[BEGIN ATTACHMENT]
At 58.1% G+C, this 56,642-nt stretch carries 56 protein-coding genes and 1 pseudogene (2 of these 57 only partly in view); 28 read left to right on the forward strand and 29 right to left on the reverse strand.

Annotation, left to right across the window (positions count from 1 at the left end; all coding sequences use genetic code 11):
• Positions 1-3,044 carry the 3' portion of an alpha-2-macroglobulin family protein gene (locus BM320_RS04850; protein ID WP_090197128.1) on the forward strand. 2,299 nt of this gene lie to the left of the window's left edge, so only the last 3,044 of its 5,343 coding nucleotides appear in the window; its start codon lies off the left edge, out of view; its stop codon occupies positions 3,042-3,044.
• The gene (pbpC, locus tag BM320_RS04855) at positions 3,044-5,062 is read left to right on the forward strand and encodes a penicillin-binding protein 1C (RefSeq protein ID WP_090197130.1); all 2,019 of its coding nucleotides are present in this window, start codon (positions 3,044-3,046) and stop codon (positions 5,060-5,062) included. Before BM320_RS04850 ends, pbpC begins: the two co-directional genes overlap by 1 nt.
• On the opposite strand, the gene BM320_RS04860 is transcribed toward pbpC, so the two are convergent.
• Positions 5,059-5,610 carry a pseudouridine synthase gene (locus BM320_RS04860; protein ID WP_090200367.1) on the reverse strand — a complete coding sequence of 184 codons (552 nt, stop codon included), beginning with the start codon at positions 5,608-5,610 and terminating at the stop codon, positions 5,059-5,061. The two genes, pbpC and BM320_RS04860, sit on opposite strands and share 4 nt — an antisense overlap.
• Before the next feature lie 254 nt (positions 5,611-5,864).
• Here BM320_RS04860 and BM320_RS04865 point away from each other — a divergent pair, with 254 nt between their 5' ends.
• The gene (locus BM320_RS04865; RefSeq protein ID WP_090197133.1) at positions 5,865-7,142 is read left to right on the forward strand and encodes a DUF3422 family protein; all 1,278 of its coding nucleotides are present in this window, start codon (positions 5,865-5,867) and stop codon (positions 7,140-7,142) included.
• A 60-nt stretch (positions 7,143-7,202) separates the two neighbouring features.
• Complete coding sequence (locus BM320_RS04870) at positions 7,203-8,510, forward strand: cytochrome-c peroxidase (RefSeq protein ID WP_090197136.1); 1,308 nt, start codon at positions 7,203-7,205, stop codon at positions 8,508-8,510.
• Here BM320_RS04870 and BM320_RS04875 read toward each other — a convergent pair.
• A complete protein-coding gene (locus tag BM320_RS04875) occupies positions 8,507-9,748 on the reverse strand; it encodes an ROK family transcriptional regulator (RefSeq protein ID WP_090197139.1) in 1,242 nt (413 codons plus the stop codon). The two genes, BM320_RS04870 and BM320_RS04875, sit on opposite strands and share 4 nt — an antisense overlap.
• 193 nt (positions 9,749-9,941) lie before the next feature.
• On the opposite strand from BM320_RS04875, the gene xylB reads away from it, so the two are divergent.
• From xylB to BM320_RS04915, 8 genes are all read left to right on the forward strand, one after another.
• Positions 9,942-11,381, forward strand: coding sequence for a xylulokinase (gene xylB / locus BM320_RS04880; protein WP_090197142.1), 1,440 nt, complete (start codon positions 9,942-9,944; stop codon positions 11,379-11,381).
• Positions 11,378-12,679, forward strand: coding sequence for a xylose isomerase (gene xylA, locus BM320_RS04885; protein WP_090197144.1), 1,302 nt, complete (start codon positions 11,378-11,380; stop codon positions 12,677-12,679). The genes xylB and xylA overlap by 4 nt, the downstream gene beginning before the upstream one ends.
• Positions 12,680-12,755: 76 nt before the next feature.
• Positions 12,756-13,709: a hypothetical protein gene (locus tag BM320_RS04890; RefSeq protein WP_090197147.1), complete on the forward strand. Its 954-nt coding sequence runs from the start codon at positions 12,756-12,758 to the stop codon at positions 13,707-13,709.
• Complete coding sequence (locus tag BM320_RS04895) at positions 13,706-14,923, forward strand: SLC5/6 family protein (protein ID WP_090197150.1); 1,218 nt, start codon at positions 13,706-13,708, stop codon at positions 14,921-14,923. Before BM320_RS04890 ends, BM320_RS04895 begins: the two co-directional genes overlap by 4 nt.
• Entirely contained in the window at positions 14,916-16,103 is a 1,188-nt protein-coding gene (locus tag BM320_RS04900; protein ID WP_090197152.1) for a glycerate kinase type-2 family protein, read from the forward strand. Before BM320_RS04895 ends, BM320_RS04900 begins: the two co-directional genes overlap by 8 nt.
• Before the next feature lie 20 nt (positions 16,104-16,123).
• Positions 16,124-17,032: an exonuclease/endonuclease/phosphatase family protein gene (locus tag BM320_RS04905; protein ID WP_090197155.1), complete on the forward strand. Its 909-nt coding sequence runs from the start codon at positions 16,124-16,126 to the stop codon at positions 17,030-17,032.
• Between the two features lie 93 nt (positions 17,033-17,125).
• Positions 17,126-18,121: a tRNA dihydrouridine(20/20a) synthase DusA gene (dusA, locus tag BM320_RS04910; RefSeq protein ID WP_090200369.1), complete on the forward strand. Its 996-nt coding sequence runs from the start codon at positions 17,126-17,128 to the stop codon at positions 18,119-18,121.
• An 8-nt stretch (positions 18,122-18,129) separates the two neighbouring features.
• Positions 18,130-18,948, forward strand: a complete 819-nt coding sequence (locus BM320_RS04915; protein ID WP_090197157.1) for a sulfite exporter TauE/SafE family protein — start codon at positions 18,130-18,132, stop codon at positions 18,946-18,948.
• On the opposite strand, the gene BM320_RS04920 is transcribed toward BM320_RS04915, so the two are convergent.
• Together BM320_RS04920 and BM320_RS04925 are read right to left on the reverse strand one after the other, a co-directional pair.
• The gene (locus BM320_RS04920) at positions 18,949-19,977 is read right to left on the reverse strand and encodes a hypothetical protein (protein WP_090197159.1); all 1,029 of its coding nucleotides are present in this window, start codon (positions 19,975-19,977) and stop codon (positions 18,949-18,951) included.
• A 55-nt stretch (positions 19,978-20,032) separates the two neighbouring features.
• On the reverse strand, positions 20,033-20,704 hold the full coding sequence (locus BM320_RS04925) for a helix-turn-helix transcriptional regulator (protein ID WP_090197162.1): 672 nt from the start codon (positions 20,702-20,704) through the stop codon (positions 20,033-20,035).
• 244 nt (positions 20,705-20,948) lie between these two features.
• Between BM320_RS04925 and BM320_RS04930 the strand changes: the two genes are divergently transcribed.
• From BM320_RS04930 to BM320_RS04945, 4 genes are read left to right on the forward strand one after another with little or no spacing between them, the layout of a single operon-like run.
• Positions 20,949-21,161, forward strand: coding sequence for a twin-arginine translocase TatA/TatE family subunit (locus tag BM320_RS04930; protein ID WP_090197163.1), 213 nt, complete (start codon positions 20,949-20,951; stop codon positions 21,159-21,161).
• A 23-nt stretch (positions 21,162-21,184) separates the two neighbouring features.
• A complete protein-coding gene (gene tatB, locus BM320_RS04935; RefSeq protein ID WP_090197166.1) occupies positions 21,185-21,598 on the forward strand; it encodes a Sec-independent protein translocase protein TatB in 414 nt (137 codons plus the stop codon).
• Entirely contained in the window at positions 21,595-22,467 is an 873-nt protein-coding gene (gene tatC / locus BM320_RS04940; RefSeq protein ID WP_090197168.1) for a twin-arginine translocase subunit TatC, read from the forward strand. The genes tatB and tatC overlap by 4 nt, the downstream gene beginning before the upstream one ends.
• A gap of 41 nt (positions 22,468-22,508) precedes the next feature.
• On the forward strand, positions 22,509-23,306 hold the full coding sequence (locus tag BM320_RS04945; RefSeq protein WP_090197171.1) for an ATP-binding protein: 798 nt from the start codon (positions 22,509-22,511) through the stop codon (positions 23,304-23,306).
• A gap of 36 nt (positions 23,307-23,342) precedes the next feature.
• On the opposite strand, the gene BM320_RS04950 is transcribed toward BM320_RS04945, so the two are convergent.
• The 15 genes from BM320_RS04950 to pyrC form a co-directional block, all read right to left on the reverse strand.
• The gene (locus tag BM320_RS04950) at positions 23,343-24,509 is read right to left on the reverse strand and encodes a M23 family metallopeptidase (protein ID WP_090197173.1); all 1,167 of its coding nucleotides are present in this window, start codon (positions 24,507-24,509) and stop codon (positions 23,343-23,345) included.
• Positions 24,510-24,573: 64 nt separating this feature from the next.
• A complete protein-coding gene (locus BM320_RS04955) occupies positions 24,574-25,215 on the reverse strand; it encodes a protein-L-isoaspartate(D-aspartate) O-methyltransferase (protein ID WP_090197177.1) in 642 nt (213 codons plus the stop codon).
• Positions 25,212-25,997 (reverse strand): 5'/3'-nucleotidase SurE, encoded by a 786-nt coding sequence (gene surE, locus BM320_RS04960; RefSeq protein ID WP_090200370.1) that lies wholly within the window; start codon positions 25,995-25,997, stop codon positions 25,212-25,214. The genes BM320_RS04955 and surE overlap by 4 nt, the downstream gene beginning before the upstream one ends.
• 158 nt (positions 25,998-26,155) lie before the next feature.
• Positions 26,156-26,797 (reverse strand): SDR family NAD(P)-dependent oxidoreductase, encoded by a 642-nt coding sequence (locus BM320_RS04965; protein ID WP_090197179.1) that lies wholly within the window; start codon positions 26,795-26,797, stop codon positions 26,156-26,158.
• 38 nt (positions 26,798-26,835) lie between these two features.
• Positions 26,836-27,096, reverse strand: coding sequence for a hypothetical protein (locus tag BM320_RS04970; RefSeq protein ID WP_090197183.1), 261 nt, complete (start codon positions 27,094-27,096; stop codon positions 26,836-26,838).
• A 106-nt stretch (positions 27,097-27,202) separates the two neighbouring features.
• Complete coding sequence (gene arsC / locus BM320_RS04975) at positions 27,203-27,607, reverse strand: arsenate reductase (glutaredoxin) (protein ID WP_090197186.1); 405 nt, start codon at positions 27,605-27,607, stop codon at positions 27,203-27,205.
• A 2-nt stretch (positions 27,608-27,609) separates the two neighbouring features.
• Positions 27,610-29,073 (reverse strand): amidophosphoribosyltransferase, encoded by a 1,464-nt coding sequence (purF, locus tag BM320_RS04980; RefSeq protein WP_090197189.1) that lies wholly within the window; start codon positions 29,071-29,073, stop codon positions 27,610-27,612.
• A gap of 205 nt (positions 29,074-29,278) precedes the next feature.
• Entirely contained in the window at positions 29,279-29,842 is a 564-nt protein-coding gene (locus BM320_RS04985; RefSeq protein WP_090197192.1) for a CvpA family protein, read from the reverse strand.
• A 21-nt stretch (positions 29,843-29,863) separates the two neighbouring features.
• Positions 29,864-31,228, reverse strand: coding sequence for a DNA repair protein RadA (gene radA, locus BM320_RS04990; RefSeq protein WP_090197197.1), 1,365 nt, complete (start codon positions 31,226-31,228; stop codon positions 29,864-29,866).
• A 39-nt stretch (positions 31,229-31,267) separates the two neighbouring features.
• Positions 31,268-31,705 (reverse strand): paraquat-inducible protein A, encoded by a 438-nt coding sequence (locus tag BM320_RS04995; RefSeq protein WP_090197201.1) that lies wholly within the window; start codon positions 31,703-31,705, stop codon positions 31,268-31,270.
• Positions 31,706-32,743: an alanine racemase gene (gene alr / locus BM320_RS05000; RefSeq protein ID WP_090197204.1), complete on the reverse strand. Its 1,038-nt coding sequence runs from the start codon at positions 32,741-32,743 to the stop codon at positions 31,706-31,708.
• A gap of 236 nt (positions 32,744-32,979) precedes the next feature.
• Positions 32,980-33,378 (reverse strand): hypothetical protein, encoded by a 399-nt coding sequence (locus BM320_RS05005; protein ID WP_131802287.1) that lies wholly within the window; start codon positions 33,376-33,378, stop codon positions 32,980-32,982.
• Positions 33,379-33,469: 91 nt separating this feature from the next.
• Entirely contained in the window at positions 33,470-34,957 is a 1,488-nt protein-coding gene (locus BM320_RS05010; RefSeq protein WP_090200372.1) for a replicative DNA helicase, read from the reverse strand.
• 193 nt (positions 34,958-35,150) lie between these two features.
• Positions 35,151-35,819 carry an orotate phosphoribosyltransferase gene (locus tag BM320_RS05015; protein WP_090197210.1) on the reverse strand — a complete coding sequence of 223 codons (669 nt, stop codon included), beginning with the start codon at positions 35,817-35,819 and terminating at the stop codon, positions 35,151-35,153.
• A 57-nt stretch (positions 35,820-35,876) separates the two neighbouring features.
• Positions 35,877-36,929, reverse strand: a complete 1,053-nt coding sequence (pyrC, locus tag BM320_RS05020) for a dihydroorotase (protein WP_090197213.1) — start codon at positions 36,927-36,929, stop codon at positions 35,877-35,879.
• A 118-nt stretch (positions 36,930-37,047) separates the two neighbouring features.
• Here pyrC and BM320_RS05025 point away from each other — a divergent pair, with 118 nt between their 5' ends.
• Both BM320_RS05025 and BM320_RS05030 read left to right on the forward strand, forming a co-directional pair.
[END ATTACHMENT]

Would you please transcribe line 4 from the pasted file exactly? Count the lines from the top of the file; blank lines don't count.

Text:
• The gene (pbpC, locus tag BM320_RS04855) at positions 3,044-5,062 is read left to right on the forward strand and encodes a penicillin-binding protein 1C (RefSeq protein ID WP_090197130.1); all 2,019 of its coding nucleotides are present in this window, start codon (positions 3,044-3,046) and stop codon (positions 5,060-5,062) included. Before BM320_RS04850 ends, pbpC begins: the two co-directional genes overlap by 1 nt.